CALIFORNIA’S public universities were once the envy of the world. Under the state’s pioneering “master plan” for higher education, signed into law in 1960, the top 12.5% of graduating high-school students in the state are guaranteed entry to the well-respected University of California (UC) system; the California State University (CSU) system is open to the top third. Community colleges accept all-comers, including adults. The plan hugely expanded higher education in California, and led also to the emergence of world-class establishments like Berkeley and UCLA.Yet it tied the universities’ fortunes to those of the state. In good times that was fine. But more recently public universities in California have been hit hard by the state’s fiscal woes. Declining state support has forced the UC system to slash costs and to raise average tuition fees by 50% in just three years. CSU fees have risen by 47% in the same period. “The historical model has broken down,” says Mark Yudof, the UC president.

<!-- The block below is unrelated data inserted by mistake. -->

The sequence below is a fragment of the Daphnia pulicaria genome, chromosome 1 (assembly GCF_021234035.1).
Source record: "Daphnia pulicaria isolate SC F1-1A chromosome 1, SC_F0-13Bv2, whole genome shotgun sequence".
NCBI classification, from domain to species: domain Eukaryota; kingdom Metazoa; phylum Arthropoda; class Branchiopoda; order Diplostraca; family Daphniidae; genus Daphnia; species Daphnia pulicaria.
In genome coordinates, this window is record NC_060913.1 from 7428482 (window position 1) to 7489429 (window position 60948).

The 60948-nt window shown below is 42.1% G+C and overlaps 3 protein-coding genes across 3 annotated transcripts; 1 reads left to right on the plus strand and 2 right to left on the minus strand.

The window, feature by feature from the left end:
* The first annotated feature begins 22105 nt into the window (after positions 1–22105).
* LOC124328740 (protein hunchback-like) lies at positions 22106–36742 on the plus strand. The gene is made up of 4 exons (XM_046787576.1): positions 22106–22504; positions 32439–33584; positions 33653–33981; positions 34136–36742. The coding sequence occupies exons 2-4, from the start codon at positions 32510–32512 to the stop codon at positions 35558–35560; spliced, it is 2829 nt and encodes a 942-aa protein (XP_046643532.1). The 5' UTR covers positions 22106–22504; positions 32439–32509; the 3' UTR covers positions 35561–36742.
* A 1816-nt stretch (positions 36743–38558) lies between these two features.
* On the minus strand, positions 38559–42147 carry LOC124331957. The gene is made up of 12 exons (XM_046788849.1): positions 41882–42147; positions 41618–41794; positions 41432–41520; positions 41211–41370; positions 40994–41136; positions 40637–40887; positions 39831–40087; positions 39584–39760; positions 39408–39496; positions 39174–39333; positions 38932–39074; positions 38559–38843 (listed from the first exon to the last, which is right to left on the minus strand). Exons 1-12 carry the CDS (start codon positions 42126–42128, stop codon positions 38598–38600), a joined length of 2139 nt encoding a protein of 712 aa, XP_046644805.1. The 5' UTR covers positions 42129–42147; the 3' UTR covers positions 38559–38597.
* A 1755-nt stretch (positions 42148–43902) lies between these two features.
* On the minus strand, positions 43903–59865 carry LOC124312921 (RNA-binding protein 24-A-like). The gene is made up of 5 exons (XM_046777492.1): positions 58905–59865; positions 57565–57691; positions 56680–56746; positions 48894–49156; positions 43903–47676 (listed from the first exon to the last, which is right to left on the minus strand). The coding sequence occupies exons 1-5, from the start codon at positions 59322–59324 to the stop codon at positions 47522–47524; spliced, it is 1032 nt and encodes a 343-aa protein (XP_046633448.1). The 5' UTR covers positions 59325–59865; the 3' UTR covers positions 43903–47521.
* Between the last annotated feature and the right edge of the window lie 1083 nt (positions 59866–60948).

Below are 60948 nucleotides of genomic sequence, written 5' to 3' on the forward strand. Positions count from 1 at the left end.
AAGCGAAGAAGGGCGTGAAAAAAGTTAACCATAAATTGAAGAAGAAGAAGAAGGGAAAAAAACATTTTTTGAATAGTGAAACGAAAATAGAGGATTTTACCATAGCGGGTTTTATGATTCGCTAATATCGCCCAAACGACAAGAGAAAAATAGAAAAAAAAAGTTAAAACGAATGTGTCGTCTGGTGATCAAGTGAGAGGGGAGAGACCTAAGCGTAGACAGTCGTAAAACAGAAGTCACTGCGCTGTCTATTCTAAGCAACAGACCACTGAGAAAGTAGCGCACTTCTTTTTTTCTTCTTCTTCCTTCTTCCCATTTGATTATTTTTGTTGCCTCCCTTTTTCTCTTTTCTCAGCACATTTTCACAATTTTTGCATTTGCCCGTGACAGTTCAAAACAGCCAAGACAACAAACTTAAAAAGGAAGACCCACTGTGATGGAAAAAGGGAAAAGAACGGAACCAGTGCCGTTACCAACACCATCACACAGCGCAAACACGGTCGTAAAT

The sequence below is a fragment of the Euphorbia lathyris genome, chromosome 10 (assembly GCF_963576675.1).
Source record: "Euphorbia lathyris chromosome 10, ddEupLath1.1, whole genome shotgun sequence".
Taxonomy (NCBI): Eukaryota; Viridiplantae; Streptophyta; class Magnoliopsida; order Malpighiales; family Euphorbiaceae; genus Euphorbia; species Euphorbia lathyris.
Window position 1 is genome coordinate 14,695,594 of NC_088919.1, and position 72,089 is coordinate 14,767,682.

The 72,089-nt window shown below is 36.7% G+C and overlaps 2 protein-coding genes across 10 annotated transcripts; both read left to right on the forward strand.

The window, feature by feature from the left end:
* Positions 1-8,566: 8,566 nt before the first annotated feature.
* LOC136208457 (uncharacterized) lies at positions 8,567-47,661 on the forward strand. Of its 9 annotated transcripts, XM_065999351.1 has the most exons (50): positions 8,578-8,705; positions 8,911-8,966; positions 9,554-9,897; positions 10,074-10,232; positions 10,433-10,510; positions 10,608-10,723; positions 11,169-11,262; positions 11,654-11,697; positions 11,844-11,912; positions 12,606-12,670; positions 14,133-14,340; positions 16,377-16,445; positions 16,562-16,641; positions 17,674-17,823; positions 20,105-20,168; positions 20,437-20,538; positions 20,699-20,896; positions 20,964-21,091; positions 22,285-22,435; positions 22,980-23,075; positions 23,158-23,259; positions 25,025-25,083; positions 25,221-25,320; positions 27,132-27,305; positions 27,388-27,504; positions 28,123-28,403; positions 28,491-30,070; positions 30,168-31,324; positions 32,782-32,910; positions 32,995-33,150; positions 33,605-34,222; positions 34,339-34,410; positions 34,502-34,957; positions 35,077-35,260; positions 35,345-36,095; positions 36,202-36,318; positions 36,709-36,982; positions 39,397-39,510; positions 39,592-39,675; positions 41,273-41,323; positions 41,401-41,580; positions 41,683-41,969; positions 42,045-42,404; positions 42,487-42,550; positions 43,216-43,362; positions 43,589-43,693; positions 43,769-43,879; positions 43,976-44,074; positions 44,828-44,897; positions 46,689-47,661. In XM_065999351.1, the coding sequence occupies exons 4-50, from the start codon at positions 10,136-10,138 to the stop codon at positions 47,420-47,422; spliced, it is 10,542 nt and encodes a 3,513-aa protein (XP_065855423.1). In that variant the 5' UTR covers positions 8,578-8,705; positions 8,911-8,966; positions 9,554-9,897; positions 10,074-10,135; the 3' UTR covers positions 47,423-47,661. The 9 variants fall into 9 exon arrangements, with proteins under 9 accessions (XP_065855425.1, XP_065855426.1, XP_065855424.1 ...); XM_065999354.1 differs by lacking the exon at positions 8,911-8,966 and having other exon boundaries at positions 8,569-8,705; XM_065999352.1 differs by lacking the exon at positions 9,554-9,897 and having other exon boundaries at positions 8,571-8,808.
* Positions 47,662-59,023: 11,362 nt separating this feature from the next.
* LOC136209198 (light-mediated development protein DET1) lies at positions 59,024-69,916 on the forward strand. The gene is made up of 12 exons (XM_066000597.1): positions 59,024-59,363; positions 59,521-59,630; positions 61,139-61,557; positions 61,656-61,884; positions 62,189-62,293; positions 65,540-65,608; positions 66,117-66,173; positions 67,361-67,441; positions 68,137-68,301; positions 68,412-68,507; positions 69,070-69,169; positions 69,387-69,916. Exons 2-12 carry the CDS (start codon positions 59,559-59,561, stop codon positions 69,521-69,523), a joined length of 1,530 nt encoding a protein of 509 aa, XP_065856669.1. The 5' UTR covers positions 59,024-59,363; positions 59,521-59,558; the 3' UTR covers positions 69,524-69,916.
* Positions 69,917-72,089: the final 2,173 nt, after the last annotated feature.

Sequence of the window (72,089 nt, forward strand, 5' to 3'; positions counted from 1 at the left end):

California’s higher education system is looking increasingly like its high speed rail plan: an innovative idea for 1960, but one that hasn’t kept pace with the demographic and economic changes of recent decades.University administrators are counting on state taxpayers to vote them a $250 million subsidy later this year. But whether or not voters are feeling generous come November, high-ranking high school seniors will be guaranteed sky-high tuition along with their spot in the UC or CSU system.